Forum for Science, Industry and Business

Sponsored by:     3M 
Search our Site:

 

Biological clock more influenced by temperature than light

15.07.2003


’The brain’s Timex’



Getting over jet lag may be as simple as changing the temperature --your brain temperature, that is.

That’s a theory proposed by Erik Herzog, Ph.D. assistant professor of biology in Arts & Sciences at Washington University in St. Louis. Herzog has found that the biological clocks of rats and mice respond directly to temperature changes.


Biological clocks, which drive circadian rhythms, are found in almost every living organism. In mammals, including humans, these clocks are responsible for 24-hour cycles in alertness and hormone levels, for instance. The control panel for these daily rhythms is the suprachiasmatic nucleus (SCN), otherwise known as "the brain’s Timex." The SCN, located above the roof of the mouth in the hypothalamus, is normally synchronized to local time by light signals carried down the optic nerves. Herzog worked directly with mice SCN cells located in vitro, grown in a dish.

"We found that we can rapidly change the phase of the pacemaker. We can shift its timing to a new time zone," said Herzog. "This paper shows for the first time that we can take control of the clock in a dish. We can tell it what time we want it to think it is."

Herzog’s findings were recently published in the Journal of Neurophysiology.. His work was funded by the National Institute of Mental Health.

The findings have significant future implications. If brain temperature can be controlled, travellers might never have to deal with jet lag again. Shifting to a new time zone might be accomplished with relative ease.

Herzog says that brain temperature is relatively immune to environmental temperature, but can be affected by bursts of physical activity, fever, nursing, or a dose of aspirin or melatonin, a drug already used to lessen the effects of jet lag.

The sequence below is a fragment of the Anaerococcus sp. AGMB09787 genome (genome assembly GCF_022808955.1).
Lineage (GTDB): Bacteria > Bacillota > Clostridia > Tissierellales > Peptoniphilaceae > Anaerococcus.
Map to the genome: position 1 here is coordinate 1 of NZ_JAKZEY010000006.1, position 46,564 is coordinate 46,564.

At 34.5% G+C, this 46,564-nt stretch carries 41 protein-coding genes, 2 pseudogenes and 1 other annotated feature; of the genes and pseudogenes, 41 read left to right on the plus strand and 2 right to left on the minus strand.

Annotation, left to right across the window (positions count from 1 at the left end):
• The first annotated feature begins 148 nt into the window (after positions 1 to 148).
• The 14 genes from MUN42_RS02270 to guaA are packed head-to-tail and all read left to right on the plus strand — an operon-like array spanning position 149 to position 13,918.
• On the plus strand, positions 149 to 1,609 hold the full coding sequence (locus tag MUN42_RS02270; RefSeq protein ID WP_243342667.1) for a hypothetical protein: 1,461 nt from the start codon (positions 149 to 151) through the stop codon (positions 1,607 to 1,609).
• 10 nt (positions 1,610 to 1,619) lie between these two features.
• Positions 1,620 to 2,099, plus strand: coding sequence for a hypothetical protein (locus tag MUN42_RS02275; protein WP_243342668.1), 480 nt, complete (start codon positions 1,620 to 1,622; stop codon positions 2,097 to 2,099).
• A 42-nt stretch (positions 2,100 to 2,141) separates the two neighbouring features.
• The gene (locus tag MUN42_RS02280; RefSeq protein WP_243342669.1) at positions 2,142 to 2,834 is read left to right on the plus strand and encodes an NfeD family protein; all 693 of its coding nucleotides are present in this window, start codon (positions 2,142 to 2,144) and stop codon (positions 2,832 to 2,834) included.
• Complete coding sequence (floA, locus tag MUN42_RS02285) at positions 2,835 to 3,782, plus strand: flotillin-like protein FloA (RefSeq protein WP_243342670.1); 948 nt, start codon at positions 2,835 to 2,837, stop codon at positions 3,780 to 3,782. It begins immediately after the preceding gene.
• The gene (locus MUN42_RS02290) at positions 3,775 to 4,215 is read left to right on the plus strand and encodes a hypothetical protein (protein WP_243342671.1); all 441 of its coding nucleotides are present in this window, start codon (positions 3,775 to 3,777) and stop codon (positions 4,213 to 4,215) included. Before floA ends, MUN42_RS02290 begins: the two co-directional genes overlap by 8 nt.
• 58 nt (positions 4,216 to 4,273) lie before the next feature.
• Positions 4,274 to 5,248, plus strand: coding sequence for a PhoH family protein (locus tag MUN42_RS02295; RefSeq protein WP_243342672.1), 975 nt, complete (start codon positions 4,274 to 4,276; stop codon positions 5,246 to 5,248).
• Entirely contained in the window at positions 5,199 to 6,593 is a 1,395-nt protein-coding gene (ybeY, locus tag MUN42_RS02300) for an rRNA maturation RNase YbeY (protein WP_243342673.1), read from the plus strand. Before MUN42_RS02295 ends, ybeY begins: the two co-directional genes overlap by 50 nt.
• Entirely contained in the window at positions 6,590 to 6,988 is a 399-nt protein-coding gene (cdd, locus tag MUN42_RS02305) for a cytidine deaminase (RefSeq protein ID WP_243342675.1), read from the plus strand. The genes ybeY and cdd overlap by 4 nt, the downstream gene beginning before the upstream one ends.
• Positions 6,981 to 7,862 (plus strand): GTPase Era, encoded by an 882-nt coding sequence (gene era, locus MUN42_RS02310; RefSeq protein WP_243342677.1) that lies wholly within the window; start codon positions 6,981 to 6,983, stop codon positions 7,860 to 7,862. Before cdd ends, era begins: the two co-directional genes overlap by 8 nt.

In his study, Herzog first needed to establish that the SCN would function normally over a wide range of constant temperatures. He tested the cells in a range from 24 C to 370C. With each change in temperature, the SCN cells continued to operate like clockwork.

"Just like a good watch, the SCN needs to be accurate over a range of temperatures. Your wristwatch would be of no use to you if it sped up every time it became warm. Biological clocks work the same way. Amazingly enough, the SCN can oscillate over a wide range of temperatures."

But Herzog was keeping the cells in constant temperature and, he noted, this is not the way your brain really works. Normally, brain temperature fluctuates by about 1.50C every day. Temperature is at its minimum at daybreak, at its maximum during mid-day. This fluctuation exists even in the absence of any environmental cues, such as light and dark. "If you lived in a cave," Herzog notes, "you’d still have a daily rhythm in temperature.

"So we asked the question if that cycling of temperature, if that 1.50C, would have any effect on the pacemaking of the SCN." The answer was a resounding yes.

Herzog simply warmed the isolated SCN during the day and cooled it during the night, reversing the rat’s normal daily fluctuation. He found that he could change the time at which the SCN "peaked."

"It shows that the SCN synchronized to the temperature cycle. The temperature cycle entrained it. We fooled the clock by giving it a novel daily schedule, saying ’This isn’t the end of the day. This is morning.’"

Herzog’s research also sought to disprove the notion put forth in 1998 that shining light on the backs of the knees would be enough to adjust circadian rhythm to a new time zone.

The idea was that by sensing light at the appropriate time people can become synchronized to a new time zone. So Herzog wanted to know: Does the SCN by itself have any light sensitivity?

"We took the SCN out of the animal, put it in a dish, and exposed it to light at night and dark during the day. We asked: does it synchronize to that light-dark schedule? The answer was no." The human biological clock requires the signals from eyes to synchronize to the local light cycle.